Zaldi handcrafts (2.75") wide to clear the horse's spine. They offer the option of the saddle narrow width of 5 cm (2"), a wide width of 9cm (3.5") or the addition of the 11cm for the horses with very wide withers and heavier bone. The panels should sit on either side of the spine on the longissimus muscle. The panels should not touch the spine or be too wide that they are laying on the outisde of the longissimus muscle.
Place fingers on either side of the spinal column at the base of the withers, where the first vertebra begins, measuring the width with your index and thumb. This measurement is the width required between the panels, the Channel Width.
Note reference Zaldi saddles: If you order the wrong size, your horse changes or you need to fit to a different horse then the current generation of Zaldi saddles are 'factory' adjustable within the range above and can be returned to us for adjustment.
We offer free adjustment service, you pay shipping.
CHOOSING THE CORRECT SEAT SIZE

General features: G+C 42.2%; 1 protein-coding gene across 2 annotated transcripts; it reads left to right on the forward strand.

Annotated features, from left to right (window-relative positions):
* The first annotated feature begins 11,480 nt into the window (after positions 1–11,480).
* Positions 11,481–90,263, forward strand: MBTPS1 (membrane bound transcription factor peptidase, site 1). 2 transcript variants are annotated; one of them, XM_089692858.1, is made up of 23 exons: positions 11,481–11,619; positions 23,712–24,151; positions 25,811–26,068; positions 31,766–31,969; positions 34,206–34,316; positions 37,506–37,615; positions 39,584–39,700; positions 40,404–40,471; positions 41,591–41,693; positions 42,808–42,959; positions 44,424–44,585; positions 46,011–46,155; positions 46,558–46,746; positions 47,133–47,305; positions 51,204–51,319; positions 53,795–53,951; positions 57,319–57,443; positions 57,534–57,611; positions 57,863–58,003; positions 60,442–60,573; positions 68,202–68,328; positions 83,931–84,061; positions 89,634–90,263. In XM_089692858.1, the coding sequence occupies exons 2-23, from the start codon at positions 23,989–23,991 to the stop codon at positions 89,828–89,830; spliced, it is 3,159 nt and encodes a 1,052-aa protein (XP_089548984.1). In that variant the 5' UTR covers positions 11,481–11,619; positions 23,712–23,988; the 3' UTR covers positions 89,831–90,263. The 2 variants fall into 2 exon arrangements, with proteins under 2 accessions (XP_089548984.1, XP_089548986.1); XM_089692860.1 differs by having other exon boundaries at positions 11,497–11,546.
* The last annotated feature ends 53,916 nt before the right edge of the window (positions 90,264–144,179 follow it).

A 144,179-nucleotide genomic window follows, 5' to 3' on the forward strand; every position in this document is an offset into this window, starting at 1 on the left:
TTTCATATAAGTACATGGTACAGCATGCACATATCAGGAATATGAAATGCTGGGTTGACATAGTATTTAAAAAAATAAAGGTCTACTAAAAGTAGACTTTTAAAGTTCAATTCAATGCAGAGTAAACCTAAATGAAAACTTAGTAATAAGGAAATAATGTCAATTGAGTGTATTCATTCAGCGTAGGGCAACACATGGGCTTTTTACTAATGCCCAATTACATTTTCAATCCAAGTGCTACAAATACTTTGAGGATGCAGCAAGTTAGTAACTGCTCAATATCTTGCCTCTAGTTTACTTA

The seat size is not necessarily dependant on the size of your backside! When sitting, measure the length from the base of the spine (tail bone or coccyx) to the knee. This is the important measurement you need to choose your saddle size. The column on the right of the charge shows the saddle seat sizes.
Deep seats in the dressage saddle will require a longer size then the same rider in the flatter seat of a jump saddle, usually moving up 1/2 to 1 size. Example: 17" jump saddle semi flat seat would compare to an 18" professional deep dressage saddle. In the case of the very deep Kira Klass, high size increase again due to the deepness of seat.
SIDESADDLES - Saddle or tree width is measured from the front of the seat to the cantle, much like a western saddle. The photo shows the comparison between the sidesaddle measurement (red) and the english saddle measurement (yellow).
CARE AND WARRANTY
It is important to remember that by just placing a saddle on a horses back without tightening the girth, you cannot determine if there is a good fit.
A bottle of leather condition and instructions to oil your saddle upon arrival accompanies your saddle. Oiling everything that is leather extends the life of your sadle and aids in shortening the break-in period. Remember that leather is skin and dry skin cracks and is not supple.
Keep your stirrup leathers conditioned as well. When dry, they act like sandpaper and will rub the finish of your flaps. Caring for the leather on your saddle will give you a lifetime of riding.
All Zaldi sadles come with a 10 year limited warranty on the tree.